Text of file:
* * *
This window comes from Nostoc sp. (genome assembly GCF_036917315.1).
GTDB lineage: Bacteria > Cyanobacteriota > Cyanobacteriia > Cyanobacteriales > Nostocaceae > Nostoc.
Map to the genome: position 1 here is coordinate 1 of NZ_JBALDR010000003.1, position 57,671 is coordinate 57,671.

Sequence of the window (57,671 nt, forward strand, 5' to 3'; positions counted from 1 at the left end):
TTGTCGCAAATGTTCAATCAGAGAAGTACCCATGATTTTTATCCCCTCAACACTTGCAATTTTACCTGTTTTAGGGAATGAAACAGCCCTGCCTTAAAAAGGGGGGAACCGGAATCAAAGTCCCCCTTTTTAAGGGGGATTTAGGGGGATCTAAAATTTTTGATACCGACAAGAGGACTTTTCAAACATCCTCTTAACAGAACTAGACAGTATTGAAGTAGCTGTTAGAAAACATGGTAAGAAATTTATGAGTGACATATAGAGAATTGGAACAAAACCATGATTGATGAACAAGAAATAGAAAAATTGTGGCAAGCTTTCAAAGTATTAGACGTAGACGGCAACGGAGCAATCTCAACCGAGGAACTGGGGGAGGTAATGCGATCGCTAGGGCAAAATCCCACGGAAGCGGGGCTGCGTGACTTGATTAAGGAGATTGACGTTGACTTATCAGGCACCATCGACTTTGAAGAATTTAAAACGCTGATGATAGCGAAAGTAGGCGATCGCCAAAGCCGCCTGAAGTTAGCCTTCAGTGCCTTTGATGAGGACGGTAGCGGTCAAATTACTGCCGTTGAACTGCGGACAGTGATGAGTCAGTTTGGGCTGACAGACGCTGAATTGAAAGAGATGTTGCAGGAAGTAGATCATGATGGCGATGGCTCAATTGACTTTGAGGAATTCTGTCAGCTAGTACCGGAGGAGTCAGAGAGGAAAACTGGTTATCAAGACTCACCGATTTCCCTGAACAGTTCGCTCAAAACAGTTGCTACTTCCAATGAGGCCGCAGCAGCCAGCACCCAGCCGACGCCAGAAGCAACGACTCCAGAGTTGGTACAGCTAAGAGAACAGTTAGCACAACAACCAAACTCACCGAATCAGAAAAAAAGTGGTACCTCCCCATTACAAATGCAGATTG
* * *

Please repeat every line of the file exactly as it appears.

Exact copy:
This window comes from Nostoc sp. (genome assembly GCF_036917315.1).
GTDB lineage: Bacteria > Cyanobacteriota > Cyanobacteriia > Cyanobacteriales > Nostocaceae > Nostoc.
Map to the genome: position 1 here is coordinate 1 of NZ_JBALDR010000003.1, position 57,671 is coordinate 57,671.

Sequence of the window (57,671 nt, forward strand, 5' to 3'; positions counted from 1 at the left end):
TTGTCGCAAATGTTCAATCAGAGAAGTACCCATGATTTTTATCCCCTCAACACTTGCAATTTTACCTGTTTTAGGGAATGAAACAGCCCTGCCTTAAAAAGGGGGGAACCGGAATCAAAGTCCCCCTTTTTAAGGGGGATTTAGGGGGATCTAAAATTTTTGATACCGACAAGAGGACTTTTCAAACATCCTCTTAACAGAACTAGACAGTATTGAAGTAGCTGTTAGAAAACATGGTAAGAAATTTATGAGTGACATATAGAGAATTGGAACAAAACCATGATTGATGAACAAGAAATAGAAAAATTGTGGCAAGCTTTCAAAGTATTAGACGTAGACGGCAACGGAGCAATCTCAACCGAGGAACTGGGGGAGGTAATGCGATCGCTAGGGCAAAATCCCACGGAAGCGGGGCTGCGTGACTTGATTAAGGAGATTGACGTTGACTTATCAGGCACCATCGACTTTGAAGAATTTAAAACGCTGATGATAGCGAAAGTAGGCGATCGCCAAAGCCGCCTGAAGTTAGCCTTCAGTGCCTTTGATGAGGACGGTAGCGGTCAAATTACTGCCGTTGAACTGCGGACAGTGATGAGTCAGTTTGGGCTGACAGACGCTGAATTGAAAGAGATGTTGCAGGAAGTAGATCATGATGGCGATGGCTCAATTGACTTTGAGGAATTCTGTCAGCTAGTACCGGAGGAGTCAGAGAGGAAAACTGGTTATCAAGACTCACCGATTTCCCTGAACAGTTCGCTCAAAACAGTTGCTACTTCCAATGAGGCCGCAGCAGCCAGCACCCAGCCGACGCCAGAAGCAACGACTCCAGAGTTGGTACAGCTAAGAGAACAGTTAGCACAACAACCAAACTCACCGAATCAGAAAAAAAGTGGTACCTCCCCATTACAAATGCAGATTG